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# Calculating gas properties

This page provides a number of examples that illustrate the mathematical calculations behind the different fundamental gas properties.

## Calculating properties of natural gas

Find the density, formation volume factor (FVF), viscosity, and isothermal compressibility of a gas with the following properties and conditions:

• γg = 0.7
• H2S = 7%
• CO2 = 10%
• p = 2,010 psia
• T = 75°F.

Solution

The density is calculated from Eq. 3 in Gas formation volume factor and density:

The formation volume factor is calculated from Eq. 2 in Gas formation volume factor and density:

The viscosity is determined using the charts of Carr et al.[1] in Figs. 1-4 in Gas viscosity.

• First, the viscosity for Mg = (0.7)(28.967) = 20.3 at p = 1 atm and T = 75°F is read from Fig. 2.
• This gives 0.0102 cp, but corrections are needed for the acid gases. The correction for 10% CO 2 is 0.0005 cp, and the correction for 7% H2S is 0.0002 cp. Hence, this gives μga = 0.0109 cp.
• Next, the ratio of μg/μga is read from Fig. 4, which gives μg/μga = 1.55.
• Hence, μg = (1.55) (0.0109 cp) = 0.0169 cp.

The compressibility is determined by first reading Figs. 1-2 in Isothermal compressibility of gases for the previously calculated values of pr = 3.200 and Tr = 1.500 to give crTr = 0.5. Because Tr = 1.500 then cr = 0.5/1.5 = 0.3333. Because cr = cgppc,

## Calculating the relative density (specific gravity)

Calculate the relative density (specific gravity) of natural gas with the following composition (all compositions are in mol%):

 C1 = 83.19% C2 = 8.48% C3 = 4.37% i-C4 = 0.76% n-C4 = 1.68% i-C5 = 0.57% n-C5 = 0.32% C6 = 0.63% Total = 100%

Solution.

First, calculate the apparent mole weight from the information presented in Table 1.

where the molecular weight of air, Ma, is 28.967.

## Calculating actual density

Calculate the actual density of the same mixture at 1,525 psia and 75°F

1. Using Kay’s[2] rules
2. Sutton’s[3] correlation
3. Piper et al.[4] correlation.

Solution.

The density is calculated from

where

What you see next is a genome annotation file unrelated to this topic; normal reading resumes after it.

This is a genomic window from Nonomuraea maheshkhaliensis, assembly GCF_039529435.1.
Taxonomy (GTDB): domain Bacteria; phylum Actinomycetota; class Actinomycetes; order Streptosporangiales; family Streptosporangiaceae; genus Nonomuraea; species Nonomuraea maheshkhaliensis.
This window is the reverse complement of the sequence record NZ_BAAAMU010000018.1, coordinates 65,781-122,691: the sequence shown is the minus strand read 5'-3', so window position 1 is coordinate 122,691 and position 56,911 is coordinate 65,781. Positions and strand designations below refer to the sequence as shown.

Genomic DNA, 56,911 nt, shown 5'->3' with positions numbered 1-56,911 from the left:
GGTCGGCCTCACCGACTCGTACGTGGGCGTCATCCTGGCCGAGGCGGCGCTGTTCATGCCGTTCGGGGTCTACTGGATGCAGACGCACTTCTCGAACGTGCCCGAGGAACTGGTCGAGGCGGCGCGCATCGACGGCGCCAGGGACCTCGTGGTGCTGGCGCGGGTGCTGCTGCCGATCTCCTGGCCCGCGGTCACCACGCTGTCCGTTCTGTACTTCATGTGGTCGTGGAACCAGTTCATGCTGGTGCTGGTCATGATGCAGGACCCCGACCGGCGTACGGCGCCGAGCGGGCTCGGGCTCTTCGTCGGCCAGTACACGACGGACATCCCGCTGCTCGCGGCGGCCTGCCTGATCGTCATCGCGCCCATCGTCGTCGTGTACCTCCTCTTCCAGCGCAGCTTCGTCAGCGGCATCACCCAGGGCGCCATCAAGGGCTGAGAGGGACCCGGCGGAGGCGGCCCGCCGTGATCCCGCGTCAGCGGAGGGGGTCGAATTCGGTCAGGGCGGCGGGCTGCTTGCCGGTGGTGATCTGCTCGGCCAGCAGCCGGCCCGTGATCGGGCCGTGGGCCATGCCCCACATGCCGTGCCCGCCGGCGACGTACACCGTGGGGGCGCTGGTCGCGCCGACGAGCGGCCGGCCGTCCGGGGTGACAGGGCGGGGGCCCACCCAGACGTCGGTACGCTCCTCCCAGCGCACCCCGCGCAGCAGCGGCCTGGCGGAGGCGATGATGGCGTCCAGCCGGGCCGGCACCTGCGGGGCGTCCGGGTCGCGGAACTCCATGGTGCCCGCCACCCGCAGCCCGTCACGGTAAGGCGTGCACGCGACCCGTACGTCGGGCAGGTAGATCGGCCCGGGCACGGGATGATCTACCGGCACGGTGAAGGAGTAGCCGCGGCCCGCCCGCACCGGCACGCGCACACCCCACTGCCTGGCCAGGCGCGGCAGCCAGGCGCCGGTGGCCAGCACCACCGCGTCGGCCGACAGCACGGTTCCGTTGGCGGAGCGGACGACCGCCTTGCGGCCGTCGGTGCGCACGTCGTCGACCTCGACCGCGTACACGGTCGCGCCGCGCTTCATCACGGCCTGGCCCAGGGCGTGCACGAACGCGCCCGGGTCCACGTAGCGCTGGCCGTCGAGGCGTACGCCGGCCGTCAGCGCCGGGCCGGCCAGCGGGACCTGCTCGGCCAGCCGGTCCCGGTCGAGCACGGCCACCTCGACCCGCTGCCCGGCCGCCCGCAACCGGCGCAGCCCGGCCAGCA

• p = 1,525 psia
• Mg = 20.424
• R = 10.7316 (psia-ft3)/(lbm mol°R)
• T = 75°F + 459.67 = 534.67°R
• z must be obtained from Fig. 2 in Real gases

1. Calculate zg from the known composition in Table 2.

Using Kay’s[2] rules, we obtain from the known gas composition:

TpcyiTi = 393.8°R,

Tpr = 534.67/393.8 = 1.3577,

ppcyipci = 662.88 psia,

ppr = p/ppc = 1,525/662.88 =2.301,

and from Fig. 1, zg = 0.71.

2. From Sutton’s[3] gas gravity method, γg = 0.705; then, we obtain from Eq. 4-5 in Real gases that

This gives

From Fig. 2 in Real gases, we obtain zg = 0.745.

3. Using the Piper et al.[4] method, we first calculate J and K using

The details of the calculations are found in Table 2.

Then,

Finally, looking up the z-factor chart (Fig. 2 in Real gases) gives z = 0.745.

Conclusion.

Even though the Sutton[3] correlation and the Piper et al.[4] correlation gave slightly different critical properties, the z factors from those two methods are the same. Kay’s[2] rule gives a value that is 4.6% lower, but the result using Sutton’s correlation and the Piper et al. correlation has been shown to be more accurate. The density is then given by

## Calculating the z factor for a reservoir fluid

Calculate the z factor for the reservoir fluid in Table 3 at 307°F and 6,098 psia.

The experimental value is z = 0.998.

Solution.

Using the Piper et al.[4] method, we first calculate J and K using

The details of the calculation are in Table 4.

Then,

Finally, looking up the z-factor chart (Fig. 2 in Real gases) gives z = 1.02. This represents a 2% error with the experimental value.

## Nomenclature

 J = parameter in the Stewart et al.[5] equations, K•Pa–1 K = parameter in the Stewart et al.[5] equations, K•Pa–1/2 M = molecular weight Ma = molecular weight of air = molecular weight of C7+ fraction Mg = average molecular weight of gas mixture n = number of moles p = absolute pressure, Pa pc = critical pressure, Pa ppc = pseudocritical pressure of a gas mixture, Pa pr = reduced pressure R = gas-law constant, J/(g mol-K) T = absolute temperature, K Tc = critical temperature, K Tci = critical temperature of component i in a gas mixture, K Tpc = corrected pseudocritical temperature, K Tr = reduced temperature z = compressibility factor (gas-deviation factor) ρpc = relative density of C7+ fraction μg = viscosity of gas, Pa•s Bg = gas formation volume factor (RB/scf or Rm3/Sm3) μga = viscosity of gas mixture at desired temperature and atmospheric pressure, Pa•s cg = coefficient of isothermal compressibility cr = dimensionless pseudoreduced gas compressibility J = parameter in the Stewart et al.[5] equations (Eqs. 5.9 and 5.10), K•Pa–1 K = parameter in the Stewart et al.[5] equations (Eqs. 5.9 and 5.10), K•Pa–1/2 ρg> = density of gas, kg/m3

## References

1. Carr, N.L., Kobayashi, R., and Burrows, D.B. 1954. Viscosity of Hydrocarbon Gases Under Pressure. J Pet Technol 6 (10): 47-55. SPE-297-G. http://dx.doi.org/10.2118/297-G
2. Kay, W.B.: "Density of Hydrocarbon Gases at High Temperature and Pressure," Ind. Eng. Chem. (September 1936) 28, 1014–1019.
3. Sutton, R.P.: "Compressibility Factors for High-Molecular-Weight Reservoir Gases," paper SPE 14265 presented at the 1985 SPE Annual Technical Conference and Exhibition, Las Vegas, Nevada, 22–25 September.
4. Piper, L.D., McCain, W.D. Jr., and Corredor, J.H.: "Compressibility Factors for Naturally Occurring Petroleum Gases," paper SPE 26668 presented at the 1993 SPE Annual Technical Conference and Exhibition, Houston, 3–6 October. Cite error: Invalid `<ref>` tag; name "r4" defined multiple times with different content
5. Stewart, W.F., Burkhardt, S.F., and Voo, D.: "Prediction of Pseudocritical parameters for Mixtures," presented at the 1959 AIChE meeting, Kansas City, Missouri, 18 May.